If the authors are serious, this is a silly, distasteful book. If they are not, it’s a brilliant satire.

Pub Date: Sept. 1, 1998

ISBN: 0-670-88146-5

Page Count: 430

Publisher: Viking

Review Posted Online: May 20, 2010

Kirkus Reviews Issue: July 15, 1998

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Doyle offers another lucid, inspiring chronicle of female empowerment and the rewards of self-awareness and renewal.

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More life reflections from the bestselling author on themes of societal captivity and the catharsis of personal freedom.

In her third book, Doyle (Love Warrior, 2016, etc.) begins with a life-changing event. “Four years ago,” she writes, “married to the father of my three children, I fell in love with a woman.” That woman, Abby Wambach, would become her wife. Emblematically arranged into three sections—“Caged,” “Keys,” “Freedom”—the narrative offers, among other elements, vignettes about the soulful author’s girlhood, when she was bulimic and felt like a zoo animal, a “caged girl made for wide-open skies.” She followed the path that seemed right and appropriate based on her Catholic upbringing and adolescent conditioning. After a downward spiral into “drinking, drugging, and purging,” Doyle found sobriety and the authentic self she’d been suppressing. Still, there was trouble: Straining an already troubled marriage was her husband’s infidelity, which eventually led to life-altering choices and the discovery of a love she’d never experienced before. Throughout the book, Doyle remains open and candid, whether she’s admitting to rigging a high school homecoming court election or denouncing the doting perfectionism of “cream cheese parenting,” which is about “giving your children the best of everything.” The author’s fears and concerns are often mirrored by real-world issues: gender roles and bias, white privilege, racism, and religion-fueled homophobia and hypocrisy. Some stories merely skim the surface of larger issues, but Doyle revisits them in later sections and digs deeper, using friends and familial references to personify their impact on her life, both past and present. Shorter pieces, some only a page in length, manage to effectively translate an emotional gut punch, as when Doyle’s therapist called her blooming extramarital lesbian love a “dangerous distraction.” Ultimately, the narrative is an in-depth look at a courageous woman eager to share the wealth of her experiences by embracing vulnerability and reclaiming her inner strength and resiliency.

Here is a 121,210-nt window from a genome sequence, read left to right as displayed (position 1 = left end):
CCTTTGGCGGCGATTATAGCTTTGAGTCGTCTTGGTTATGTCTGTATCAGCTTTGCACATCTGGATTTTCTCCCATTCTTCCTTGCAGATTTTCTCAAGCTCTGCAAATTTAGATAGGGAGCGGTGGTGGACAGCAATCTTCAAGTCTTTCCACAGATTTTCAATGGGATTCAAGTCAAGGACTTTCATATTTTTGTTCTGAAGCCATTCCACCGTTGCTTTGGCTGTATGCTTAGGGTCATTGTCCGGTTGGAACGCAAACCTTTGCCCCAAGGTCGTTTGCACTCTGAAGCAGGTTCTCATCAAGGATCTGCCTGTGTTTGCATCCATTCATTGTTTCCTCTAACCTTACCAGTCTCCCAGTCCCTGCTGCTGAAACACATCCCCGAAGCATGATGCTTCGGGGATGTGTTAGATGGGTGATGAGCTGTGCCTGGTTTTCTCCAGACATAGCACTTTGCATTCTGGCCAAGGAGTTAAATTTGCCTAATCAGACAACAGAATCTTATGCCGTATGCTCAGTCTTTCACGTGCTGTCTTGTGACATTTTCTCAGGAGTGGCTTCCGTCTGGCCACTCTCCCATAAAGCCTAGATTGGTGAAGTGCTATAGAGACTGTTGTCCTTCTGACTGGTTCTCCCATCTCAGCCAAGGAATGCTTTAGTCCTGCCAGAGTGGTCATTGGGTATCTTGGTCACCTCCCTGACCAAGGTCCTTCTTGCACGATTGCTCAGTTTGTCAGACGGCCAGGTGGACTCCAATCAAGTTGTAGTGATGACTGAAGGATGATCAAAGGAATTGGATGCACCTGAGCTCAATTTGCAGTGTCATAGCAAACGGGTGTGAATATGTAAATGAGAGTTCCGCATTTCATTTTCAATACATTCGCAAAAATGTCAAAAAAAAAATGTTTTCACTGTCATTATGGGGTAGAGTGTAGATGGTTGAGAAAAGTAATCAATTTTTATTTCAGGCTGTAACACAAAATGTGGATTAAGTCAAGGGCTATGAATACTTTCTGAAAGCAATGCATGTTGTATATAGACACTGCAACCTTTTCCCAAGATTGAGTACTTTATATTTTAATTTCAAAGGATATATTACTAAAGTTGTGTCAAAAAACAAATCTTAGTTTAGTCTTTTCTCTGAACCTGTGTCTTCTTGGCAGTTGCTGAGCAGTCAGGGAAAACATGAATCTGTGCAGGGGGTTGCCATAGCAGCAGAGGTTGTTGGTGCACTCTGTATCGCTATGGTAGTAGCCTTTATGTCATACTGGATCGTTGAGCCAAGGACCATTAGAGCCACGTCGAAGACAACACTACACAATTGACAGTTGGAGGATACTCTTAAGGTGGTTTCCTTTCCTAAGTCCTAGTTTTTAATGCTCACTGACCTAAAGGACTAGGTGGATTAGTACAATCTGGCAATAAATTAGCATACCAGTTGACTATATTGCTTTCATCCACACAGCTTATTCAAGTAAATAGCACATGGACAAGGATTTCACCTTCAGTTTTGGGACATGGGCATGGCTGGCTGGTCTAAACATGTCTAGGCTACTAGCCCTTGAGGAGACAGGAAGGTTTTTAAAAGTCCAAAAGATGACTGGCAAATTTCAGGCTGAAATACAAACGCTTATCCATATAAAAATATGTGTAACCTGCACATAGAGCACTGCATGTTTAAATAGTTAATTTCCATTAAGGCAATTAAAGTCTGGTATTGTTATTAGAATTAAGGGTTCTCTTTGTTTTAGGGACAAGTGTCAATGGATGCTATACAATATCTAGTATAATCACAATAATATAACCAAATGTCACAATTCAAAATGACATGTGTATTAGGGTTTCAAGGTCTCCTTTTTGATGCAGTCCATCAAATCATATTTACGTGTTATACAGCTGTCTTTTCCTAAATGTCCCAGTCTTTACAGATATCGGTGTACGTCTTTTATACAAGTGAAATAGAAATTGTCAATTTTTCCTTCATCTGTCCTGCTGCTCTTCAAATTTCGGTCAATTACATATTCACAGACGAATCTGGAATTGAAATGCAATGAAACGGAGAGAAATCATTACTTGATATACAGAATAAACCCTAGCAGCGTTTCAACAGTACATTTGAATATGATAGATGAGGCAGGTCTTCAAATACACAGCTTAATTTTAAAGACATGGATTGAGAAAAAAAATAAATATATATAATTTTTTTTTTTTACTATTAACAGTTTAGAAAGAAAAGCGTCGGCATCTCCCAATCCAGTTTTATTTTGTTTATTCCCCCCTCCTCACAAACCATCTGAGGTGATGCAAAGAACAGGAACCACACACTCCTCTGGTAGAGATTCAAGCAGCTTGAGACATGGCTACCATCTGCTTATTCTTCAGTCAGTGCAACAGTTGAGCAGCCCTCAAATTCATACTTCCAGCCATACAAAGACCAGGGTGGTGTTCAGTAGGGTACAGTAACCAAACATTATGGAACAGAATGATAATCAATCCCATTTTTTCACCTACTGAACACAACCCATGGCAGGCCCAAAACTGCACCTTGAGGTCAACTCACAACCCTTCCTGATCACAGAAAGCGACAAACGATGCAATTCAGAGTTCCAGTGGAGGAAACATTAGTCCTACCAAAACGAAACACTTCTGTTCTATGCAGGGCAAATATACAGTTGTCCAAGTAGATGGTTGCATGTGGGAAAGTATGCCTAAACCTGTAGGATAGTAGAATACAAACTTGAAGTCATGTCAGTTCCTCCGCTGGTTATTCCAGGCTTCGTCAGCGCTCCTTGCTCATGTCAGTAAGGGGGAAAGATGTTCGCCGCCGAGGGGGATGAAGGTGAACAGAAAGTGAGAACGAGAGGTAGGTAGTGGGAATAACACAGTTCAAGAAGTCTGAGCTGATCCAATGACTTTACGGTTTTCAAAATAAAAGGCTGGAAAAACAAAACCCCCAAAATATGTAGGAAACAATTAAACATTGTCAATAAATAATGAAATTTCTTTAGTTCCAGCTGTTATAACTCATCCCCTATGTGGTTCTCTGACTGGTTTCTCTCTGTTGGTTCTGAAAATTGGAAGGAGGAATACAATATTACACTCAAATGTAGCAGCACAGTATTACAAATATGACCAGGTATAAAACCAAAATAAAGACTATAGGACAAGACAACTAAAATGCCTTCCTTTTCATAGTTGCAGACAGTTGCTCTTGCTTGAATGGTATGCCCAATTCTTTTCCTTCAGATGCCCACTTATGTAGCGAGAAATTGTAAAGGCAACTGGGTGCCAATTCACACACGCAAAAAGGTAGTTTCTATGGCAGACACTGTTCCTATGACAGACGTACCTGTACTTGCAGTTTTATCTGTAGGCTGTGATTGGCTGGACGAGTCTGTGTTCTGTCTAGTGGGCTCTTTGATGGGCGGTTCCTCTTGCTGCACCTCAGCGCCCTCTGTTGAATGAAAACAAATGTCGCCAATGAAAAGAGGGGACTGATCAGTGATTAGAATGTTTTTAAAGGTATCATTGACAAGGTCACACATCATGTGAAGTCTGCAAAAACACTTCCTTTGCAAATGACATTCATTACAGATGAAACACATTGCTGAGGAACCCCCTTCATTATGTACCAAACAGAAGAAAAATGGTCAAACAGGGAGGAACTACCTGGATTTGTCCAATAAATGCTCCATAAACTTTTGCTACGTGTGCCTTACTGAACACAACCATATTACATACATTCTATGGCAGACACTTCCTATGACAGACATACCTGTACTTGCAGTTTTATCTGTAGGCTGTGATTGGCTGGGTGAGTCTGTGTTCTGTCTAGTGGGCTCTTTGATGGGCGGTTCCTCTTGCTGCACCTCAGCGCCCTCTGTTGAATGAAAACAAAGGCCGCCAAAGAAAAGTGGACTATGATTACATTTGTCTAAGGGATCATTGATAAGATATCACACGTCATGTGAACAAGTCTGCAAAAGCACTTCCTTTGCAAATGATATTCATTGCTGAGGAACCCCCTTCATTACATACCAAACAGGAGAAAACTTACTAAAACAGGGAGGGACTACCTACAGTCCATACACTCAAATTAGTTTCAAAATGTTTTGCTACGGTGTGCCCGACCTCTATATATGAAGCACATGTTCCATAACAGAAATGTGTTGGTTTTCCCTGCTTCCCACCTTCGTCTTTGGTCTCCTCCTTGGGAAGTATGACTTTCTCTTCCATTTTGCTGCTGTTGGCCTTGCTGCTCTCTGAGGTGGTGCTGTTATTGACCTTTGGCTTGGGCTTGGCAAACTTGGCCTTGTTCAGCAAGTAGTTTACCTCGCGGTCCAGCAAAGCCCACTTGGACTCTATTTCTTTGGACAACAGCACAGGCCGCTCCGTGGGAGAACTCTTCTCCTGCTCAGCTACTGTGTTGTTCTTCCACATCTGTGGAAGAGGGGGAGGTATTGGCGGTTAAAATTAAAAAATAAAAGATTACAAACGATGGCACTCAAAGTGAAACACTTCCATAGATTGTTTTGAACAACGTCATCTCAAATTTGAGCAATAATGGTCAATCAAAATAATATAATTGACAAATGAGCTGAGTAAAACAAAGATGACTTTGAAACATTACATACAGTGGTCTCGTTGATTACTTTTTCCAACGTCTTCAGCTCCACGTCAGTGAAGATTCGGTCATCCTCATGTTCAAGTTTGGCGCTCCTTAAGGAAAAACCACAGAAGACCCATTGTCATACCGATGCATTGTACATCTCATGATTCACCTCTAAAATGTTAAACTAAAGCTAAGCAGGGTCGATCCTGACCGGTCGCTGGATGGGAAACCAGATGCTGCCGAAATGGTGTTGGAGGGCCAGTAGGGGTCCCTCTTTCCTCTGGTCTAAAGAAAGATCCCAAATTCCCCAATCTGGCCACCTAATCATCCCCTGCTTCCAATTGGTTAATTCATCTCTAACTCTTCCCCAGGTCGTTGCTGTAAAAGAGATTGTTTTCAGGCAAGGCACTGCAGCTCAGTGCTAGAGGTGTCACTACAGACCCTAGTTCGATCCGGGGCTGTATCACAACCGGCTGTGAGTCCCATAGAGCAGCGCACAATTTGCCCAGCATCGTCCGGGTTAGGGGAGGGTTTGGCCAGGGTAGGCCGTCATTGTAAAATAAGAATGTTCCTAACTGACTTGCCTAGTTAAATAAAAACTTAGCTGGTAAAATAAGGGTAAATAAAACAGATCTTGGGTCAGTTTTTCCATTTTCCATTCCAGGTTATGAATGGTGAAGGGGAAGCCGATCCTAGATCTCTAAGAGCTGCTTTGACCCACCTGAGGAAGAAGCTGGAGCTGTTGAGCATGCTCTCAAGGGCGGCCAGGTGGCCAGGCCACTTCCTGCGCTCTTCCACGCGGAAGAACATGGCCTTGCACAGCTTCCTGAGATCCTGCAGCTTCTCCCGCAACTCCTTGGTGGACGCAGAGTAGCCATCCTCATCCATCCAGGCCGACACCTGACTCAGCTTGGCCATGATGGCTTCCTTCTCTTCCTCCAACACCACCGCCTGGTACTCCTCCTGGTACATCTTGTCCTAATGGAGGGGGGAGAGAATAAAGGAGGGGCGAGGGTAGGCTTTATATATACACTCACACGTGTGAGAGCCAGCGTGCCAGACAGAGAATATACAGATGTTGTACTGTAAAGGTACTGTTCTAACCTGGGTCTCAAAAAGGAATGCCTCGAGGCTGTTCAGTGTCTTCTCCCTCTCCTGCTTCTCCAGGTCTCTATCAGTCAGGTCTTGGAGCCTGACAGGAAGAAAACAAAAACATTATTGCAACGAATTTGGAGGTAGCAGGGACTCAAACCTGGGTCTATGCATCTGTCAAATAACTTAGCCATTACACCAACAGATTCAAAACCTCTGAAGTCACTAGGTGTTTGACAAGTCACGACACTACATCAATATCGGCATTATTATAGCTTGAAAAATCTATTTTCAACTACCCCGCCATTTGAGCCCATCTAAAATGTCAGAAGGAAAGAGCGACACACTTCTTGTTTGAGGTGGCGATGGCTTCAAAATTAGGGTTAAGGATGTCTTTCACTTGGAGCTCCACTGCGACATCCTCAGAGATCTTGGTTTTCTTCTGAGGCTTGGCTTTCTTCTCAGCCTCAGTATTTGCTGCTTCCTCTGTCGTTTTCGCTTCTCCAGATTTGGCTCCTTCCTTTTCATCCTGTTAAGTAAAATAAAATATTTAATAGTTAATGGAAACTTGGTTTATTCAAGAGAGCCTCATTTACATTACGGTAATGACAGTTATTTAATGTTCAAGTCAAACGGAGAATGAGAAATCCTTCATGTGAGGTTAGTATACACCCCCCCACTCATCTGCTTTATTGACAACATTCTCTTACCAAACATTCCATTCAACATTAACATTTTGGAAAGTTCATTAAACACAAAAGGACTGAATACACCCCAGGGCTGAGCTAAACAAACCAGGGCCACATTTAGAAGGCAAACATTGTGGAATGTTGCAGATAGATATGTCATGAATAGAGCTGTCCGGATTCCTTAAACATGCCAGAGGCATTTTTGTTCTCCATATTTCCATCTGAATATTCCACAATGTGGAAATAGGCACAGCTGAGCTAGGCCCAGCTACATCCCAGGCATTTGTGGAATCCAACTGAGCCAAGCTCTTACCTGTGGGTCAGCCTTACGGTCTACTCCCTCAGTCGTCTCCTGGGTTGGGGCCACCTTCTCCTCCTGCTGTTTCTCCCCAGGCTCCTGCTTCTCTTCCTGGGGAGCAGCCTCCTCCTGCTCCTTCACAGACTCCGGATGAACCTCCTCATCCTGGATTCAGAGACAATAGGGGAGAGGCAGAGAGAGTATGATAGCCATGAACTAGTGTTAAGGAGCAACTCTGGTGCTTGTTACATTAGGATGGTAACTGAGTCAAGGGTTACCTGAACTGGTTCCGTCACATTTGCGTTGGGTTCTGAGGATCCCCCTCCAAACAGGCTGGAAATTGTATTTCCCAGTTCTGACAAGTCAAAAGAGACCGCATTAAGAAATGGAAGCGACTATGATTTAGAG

Doyle offers another lucid, inspiring chronicle of female empowerment and the rewards of self-awareness and renewal.

Pub Date: March 10, 2020

ISBN: 978-1-9848-0125-8

Page Count: 352

Publisher: Dial Books

Review Posted Online: Dec. 22, 2019

Kirkus Reviews Issue: Jan. 15, 2020